Special Education

Frequently Asked Questions

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In a nutshell, special education is instruction (how and what is taught) and related services (e.g., occupational therapy) that is designed to meet the needs of students with disabilities. 

Special education looks different for different children depending on their needs. The following are some examples of what special education services might be:

No. Children with disabilities are eligible for special education and related services when they meet the federal (IDEA) and state laws' definition of a “child with a disability.” Just having a disability does not mean that the child needs specially designed instruction or services. 

The first step is to always talk to your child's teacher about your concerns. The teacher can let you know if your child is struggling or having difficulties beyond what is normal for his/her/their age or grade. If the student is struggling more than what is typical the teacher may suggest having a Student Study Team (SST) meeting.

A SST meeting involves the parent, teacher, principal, and other staff members as appropriate (e.g., school psychologist, speech pathologist). The team discusses the concerns and talks about potential interventions to help the child. Usually the interventions are put in place, the child is monitored, and the team meets again to review progress. If the team feels the child may have a disability and the disability may be causing significant learning, emotional, or social difficulties then they may recommend an evaluation to see if the child qualifies for special education services.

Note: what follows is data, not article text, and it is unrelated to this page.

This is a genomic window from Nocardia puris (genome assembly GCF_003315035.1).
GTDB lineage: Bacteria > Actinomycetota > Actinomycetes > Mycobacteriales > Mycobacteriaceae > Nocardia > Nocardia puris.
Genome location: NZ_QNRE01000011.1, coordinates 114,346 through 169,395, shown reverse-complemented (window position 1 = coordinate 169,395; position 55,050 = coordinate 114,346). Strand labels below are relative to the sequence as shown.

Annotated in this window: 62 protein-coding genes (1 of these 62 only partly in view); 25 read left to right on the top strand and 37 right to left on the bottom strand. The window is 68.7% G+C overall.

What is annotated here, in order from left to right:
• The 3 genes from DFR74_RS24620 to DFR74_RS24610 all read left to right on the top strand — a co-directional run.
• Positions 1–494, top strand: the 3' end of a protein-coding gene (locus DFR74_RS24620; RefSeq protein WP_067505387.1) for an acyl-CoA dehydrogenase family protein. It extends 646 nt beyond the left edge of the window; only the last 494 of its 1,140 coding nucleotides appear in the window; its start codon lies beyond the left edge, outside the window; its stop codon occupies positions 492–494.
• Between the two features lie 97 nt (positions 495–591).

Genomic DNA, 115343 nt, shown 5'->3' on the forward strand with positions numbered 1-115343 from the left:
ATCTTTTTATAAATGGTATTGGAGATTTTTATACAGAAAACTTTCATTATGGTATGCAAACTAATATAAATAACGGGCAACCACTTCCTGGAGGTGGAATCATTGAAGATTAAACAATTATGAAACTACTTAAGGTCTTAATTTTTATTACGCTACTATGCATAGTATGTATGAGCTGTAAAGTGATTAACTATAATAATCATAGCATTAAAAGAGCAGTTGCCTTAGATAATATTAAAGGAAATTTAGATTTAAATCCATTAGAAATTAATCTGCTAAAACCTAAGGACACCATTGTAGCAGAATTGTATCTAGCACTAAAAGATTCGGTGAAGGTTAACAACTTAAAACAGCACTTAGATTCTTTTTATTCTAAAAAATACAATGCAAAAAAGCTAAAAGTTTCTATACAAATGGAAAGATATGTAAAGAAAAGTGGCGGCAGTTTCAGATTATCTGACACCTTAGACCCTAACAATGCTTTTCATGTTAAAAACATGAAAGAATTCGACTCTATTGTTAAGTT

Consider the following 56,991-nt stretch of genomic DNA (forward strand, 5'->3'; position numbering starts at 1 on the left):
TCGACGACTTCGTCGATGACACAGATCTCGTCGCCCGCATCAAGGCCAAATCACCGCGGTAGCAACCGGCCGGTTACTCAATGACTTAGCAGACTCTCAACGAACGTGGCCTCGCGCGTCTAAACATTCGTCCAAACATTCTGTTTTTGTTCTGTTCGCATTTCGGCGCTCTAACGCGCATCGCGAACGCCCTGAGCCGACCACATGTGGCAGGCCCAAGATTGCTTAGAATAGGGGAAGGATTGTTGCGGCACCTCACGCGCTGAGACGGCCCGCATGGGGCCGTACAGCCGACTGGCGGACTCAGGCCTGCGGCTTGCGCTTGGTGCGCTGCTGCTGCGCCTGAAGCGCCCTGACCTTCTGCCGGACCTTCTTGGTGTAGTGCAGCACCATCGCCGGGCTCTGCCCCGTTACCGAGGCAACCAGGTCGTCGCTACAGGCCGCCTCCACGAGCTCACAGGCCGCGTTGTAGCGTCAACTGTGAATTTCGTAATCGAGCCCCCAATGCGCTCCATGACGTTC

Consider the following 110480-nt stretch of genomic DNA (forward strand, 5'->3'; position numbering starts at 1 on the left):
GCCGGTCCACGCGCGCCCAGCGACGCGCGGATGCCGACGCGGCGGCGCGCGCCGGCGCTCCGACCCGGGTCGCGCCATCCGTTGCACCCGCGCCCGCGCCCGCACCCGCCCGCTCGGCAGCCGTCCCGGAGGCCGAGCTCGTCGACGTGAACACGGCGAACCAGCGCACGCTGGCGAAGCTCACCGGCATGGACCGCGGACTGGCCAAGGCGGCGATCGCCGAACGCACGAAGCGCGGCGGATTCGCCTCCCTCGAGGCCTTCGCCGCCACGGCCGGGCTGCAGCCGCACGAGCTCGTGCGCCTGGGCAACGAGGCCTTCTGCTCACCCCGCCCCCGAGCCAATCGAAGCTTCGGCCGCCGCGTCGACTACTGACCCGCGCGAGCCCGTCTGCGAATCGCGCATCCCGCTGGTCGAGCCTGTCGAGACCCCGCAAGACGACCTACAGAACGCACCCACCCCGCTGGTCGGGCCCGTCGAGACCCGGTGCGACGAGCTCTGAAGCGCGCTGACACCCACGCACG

As a parent you can also write a letter to the district requesting an evaluation of your child to see if he/she/they have a disability and are eligible for special education services. The district has 15 calendar days to respond to the letter. Usually a SST meeting is held to discuss the letter, concerns, and then a decision is made about whether the child needs to be evaluated. 

The term evaluation describes a process. The process can look different depending on the reasons and concerns for the evaluation. The goal is to gather as much information as possible to determine if the child meets or does not meet the criteria to be eligible for special education services. An evaluation may include some of the following:

California law gives the school district 60 calendar days (not including school breaks that are longer than 5 days like winter break) to complete an evaluation. The school team must meet with the parent before the end of the 60 days to review the findings of the evaluation and to determine if the child is eligible based on those findings. 

Maybe. If your child needs direct assessment by a specialist then the specialist will take the child out of class to complete the assessments. The specialists try their best to make sure the child does not miss a lot of class and will typically do assessments over several days. Typically the child does not miss recess because of testing and your child will not miss lunch.